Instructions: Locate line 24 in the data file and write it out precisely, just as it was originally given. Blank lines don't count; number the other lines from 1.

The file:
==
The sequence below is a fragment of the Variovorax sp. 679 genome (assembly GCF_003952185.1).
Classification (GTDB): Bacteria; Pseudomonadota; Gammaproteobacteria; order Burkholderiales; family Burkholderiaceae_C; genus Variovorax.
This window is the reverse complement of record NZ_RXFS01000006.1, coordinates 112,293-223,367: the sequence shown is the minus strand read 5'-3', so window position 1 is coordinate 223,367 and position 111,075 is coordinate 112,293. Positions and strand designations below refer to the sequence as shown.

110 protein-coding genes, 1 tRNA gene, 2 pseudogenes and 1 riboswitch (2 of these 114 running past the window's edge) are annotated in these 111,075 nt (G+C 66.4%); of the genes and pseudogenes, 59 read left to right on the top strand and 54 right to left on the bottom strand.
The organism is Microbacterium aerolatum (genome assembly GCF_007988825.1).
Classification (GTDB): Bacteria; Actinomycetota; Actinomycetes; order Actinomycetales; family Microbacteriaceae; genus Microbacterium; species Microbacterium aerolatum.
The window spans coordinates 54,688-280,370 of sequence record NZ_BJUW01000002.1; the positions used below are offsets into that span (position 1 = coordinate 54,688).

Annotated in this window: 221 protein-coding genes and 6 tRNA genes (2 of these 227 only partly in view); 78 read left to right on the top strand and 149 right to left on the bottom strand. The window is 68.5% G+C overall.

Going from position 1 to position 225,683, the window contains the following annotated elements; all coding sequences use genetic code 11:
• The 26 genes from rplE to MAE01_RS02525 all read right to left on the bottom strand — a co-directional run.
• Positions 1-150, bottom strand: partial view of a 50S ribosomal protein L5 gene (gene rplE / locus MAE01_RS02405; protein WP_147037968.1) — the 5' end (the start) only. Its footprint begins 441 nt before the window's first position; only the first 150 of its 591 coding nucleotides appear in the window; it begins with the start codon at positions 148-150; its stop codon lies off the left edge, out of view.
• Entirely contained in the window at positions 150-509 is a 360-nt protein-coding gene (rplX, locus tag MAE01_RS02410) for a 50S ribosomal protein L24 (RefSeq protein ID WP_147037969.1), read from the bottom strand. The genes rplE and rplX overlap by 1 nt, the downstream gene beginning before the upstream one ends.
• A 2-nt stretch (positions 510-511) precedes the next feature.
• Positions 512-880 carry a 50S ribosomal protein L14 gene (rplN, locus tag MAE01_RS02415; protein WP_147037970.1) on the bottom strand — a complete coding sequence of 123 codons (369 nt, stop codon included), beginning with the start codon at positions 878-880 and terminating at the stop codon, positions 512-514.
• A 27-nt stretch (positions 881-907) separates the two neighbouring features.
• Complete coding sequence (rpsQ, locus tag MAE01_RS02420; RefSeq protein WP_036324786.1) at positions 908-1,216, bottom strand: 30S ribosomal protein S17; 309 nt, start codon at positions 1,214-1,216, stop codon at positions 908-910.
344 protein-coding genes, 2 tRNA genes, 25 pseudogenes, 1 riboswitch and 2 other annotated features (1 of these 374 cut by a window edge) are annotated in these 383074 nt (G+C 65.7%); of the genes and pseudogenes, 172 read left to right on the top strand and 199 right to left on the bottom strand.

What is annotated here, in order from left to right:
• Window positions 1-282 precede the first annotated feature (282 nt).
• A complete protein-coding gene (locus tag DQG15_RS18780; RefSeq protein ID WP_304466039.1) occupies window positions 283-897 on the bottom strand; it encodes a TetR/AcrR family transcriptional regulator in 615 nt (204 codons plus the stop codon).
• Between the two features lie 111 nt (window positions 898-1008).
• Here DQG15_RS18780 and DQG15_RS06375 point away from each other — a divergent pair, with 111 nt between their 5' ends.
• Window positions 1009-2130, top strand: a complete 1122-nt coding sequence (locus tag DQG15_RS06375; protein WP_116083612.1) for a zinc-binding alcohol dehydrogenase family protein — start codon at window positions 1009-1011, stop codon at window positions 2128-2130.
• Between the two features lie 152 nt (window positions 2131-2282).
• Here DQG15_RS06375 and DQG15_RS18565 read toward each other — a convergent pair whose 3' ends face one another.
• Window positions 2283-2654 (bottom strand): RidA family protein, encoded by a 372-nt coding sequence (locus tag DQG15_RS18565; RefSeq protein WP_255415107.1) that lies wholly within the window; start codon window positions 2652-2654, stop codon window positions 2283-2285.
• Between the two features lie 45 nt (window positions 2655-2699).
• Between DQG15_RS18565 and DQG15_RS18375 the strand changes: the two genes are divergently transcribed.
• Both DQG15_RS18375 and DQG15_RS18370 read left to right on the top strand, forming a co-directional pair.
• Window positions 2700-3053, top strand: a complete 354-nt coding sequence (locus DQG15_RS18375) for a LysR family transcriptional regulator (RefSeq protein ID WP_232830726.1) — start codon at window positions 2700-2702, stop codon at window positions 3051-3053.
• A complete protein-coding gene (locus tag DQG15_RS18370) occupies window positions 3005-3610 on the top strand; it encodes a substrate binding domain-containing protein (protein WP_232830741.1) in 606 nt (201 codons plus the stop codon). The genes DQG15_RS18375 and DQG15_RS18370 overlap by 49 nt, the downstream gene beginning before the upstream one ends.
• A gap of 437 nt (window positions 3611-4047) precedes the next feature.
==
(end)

• Between the two features lie 152 nt (window positions 2131-2282).